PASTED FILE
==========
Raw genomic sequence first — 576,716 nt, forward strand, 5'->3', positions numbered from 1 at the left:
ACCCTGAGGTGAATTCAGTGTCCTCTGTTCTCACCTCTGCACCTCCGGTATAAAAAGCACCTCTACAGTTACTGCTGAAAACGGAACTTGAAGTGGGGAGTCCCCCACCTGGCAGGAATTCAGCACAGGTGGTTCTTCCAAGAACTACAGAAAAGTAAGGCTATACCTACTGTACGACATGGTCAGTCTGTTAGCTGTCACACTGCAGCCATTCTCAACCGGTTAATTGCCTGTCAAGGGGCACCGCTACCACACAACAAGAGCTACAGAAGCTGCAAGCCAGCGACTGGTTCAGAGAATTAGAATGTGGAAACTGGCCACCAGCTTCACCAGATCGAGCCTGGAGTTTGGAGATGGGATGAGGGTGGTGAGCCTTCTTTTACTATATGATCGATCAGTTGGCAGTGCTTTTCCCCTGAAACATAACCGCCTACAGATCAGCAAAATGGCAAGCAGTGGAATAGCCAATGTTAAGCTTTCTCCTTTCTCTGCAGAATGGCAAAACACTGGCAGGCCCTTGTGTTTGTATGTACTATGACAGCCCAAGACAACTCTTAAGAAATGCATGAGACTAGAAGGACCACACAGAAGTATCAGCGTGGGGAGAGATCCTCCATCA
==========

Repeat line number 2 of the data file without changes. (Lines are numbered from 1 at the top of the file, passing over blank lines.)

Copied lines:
ACCCTGAGGTGAATTCAGTGTCCTCTGTTCTCACCTCTGCACCTCCGGTATAAAAAGCACCTCTACAGTTACTGCTGAAAACGGAACTTGAAGTGGGGAGTCCCCCACCTGGCAGGAATTCAGCACAGGTGGTTCTTCCAAGAACTACAGAAAAGTAAGGCTATACCTACTGTACGACATGGTCAGTCTGTTAGCTGTCACACTGCAGCCATTCTCAACCGGTTAATTGCCTGTCAAGGGGCACCGCTACCACACAACAAGAGCTACAGAAGCTGCAAGCCAGCGACTGGTTCAGAGAATTAGAATGTGGAAACTGGCCACCAGCTTCACCAGATCGAGCCTGGAGTTTGGAGATGGGATGAGGGTGGTGAGCCTTCTTTTACTATATGATCGATCAGTTGGCAGTGCTTTTCCCCTGAAACATAACCGCCTACAGATCAGCAAAATGGCAAGCAGTGGAATAGCCAATGTTAAGCTTTCTCCTTTCTCTGCAGAATGGCAAAACACTGGCAGGCCCTTGTGTTTGTATGTACTATGACAGCCCAAGACAACTCTTAAGAAATGCATGAGACTAGAAGGACCACACAGAAGTATCAGCGTGGGGAGAGATCCTCCATCA